Prevalence of skin disease among nursing home patients in southern Taiwan

Int J Dermatol. 2002 Nov;41(11):754-9. doi: 10.1046/j.1365-4362.2002.01425.x.


Background: Continuing advances in medical care and nutrition have prolonged the lifespan and expanded the elderly demographic world-wide. Despite increasing elderly populations within Taiwanese nursing homes, there has been a lack of dermatologic surveys, and the prevalence of skin conditions within this group is unknown.

Methods: To establish the prevalence of skin disease within nursing homes in southern Taiwan, we undertook a dermatologic and epidemiologic investigation of 398 patients in Tainan City, southern Taiwan, between November 1999 and February 2000.

Results: This study revealed that more than half of all nursing home patients suffered from fungus (61.6%) and xerosis (58.3%), while other pruritic skin diseases, such as dermatitis and scabies, were less prevalent at 7.3% and 3.3%, respectively. Risk factors for fungal infection included bedridden status (risk ratio (RR), 1.2; 95% confidence interval (CI), 1.1-1.4) and male gender (RR, 1.2; 95% CI, 1.0-1.3). Xerosis was statistically correlated with an age range of 80-90 years (RR, 1.2; 95% CI, 1.0-1.4) when compared to other age ranges. Current scabies diagnosis was strongly associated with a previous history of scabies (RR, 8.9; 95% CI, 1.7-21.1).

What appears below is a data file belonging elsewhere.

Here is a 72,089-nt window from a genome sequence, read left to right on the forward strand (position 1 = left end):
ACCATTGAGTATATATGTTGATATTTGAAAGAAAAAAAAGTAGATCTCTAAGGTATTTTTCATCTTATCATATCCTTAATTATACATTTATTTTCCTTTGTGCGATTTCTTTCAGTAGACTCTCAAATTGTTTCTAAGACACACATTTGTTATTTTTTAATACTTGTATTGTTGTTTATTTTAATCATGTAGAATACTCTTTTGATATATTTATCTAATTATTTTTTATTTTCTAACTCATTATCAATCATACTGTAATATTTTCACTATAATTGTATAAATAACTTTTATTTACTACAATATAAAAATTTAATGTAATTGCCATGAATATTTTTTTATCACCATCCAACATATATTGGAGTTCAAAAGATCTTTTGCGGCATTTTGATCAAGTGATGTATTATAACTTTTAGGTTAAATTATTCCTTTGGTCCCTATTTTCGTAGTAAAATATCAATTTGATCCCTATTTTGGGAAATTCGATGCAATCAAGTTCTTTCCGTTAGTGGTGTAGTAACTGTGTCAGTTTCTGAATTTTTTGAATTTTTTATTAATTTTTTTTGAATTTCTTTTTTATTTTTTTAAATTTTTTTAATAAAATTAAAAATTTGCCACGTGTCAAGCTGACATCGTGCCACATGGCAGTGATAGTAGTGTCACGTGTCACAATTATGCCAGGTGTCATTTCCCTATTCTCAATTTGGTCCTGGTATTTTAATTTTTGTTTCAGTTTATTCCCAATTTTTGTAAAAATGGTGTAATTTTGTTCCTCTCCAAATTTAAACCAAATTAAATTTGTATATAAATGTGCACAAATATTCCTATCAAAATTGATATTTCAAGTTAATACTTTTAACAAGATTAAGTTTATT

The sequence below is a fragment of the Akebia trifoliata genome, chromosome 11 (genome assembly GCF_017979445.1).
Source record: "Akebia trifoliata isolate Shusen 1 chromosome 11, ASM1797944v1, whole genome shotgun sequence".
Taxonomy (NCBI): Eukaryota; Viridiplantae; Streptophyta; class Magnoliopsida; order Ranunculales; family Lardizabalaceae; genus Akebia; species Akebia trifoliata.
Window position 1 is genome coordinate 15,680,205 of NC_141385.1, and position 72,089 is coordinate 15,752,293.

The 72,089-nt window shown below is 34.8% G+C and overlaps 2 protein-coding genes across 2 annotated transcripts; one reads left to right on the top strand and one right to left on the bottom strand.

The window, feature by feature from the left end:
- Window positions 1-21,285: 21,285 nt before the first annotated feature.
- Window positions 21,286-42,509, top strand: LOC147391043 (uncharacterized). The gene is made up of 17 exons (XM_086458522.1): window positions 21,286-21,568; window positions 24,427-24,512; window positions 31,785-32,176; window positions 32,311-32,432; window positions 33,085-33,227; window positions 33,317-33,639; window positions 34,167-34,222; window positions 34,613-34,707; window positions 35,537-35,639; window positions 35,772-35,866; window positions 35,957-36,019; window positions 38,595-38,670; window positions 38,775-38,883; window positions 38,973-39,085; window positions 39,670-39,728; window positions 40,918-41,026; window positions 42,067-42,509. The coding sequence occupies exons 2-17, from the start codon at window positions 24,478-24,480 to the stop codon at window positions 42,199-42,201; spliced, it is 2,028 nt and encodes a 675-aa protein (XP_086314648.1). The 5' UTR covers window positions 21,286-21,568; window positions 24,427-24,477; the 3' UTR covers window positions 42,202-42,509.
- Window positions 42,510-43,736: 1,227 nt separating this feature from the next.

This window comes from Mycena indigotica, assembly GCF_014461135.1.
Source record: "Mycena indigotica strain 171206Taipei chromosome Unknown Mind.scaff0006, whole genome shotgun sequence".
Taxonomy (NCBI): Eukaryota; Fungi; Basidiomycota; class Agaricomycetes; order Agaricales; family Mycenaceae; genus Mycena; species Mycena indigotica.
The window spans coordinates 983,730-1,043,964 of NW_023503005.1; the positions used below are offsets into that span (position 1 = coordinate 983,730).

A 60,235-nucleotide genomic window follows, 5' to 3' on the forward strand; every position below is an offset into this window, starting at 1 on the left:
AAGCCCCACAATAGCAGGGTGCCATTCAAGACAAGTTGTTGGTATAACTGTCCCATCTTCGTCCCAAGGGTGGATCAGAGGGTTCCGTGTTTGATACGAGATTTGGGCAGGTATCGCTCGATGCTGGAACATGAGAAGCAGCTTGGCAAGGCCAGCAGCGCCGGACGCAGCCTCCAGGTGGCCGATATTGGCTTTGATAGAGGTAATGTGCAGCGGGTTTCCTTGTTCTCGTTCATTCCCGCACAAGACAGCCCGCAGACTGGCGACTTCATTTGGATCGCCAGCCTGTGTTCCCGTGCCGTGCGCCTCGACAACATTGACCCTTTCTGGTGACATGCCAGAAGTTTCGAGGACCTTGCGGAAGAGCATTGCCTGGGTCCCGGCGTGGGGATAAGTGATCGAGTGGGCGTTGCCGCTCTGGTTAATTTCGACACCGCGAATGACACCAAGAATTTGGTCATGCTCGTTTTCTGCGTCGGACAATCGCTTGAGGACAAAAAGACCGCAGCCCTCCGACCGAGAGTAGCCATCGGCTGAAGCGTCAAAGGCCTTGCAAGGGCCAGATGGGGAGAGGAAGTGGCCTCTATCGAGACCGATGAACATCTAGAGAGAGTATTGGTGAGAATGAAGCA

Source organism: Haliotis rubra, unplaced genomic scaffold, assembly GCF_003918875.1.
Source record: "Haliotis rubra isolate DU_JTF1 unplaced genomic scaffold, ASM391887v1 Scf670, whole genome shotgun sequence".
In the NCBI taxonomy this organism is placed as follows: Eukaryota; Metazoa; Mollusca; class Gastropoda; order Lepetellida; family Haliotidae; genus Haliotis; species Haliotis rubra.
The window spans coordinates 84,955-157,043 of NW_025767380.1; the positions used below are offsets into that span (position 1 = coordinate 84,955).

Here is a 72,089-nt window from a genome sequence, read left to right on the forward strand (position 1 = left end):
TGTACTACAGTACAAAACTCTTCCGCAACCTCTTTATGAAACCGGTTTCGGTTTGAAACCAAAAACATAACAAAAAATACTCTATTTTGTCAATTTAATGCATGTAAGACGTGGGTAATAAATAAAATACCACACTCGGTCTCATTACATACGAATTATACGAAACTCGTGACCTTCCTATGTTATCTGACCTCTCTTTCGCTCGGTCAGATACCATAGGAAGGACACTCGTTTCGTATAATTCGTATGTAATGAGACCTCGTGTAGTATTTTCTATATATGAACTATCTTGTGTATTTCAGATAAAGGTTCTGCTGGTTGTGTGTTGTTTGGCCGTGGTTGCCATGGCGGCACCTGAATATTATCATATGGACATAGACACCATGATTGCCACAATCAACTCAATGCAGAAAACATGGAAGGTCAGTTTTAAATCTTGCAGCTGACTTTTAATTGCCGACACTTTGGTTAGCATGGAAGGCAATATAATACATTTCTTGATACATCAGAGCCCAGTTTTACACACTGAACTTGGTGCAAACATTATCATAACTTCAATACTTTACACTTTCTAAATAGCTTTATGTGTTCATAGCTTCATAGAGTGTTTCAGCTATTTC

Conclusions: Our study provides clinically relevant data regarding the prevalence of skin diseases in institutionalized Taiwanese patients for the first time. The results suggest that scabies persists within some nursing homes despite treatment, and that some patients remain undiagnosed. The dermatologic needs of these Taiwanese patients are not currently being satisfied.

Publication types

  • Research Support, Non-U.S. Gov't

MeSH terms

  • Adult
  • Aged
  • Aged, 80 and over
  • Female
  • Homes for the Aged*
  • Humans
  • Logistic Models
  • Male
  • Middle Aged
  • Nursing Homes*
  • Odds Ratio
  • Prevalence
  • Regression Analysis
  • Risk Factors
  • Skin Diseases / epidemiology*
  • Taiwan / epidemiology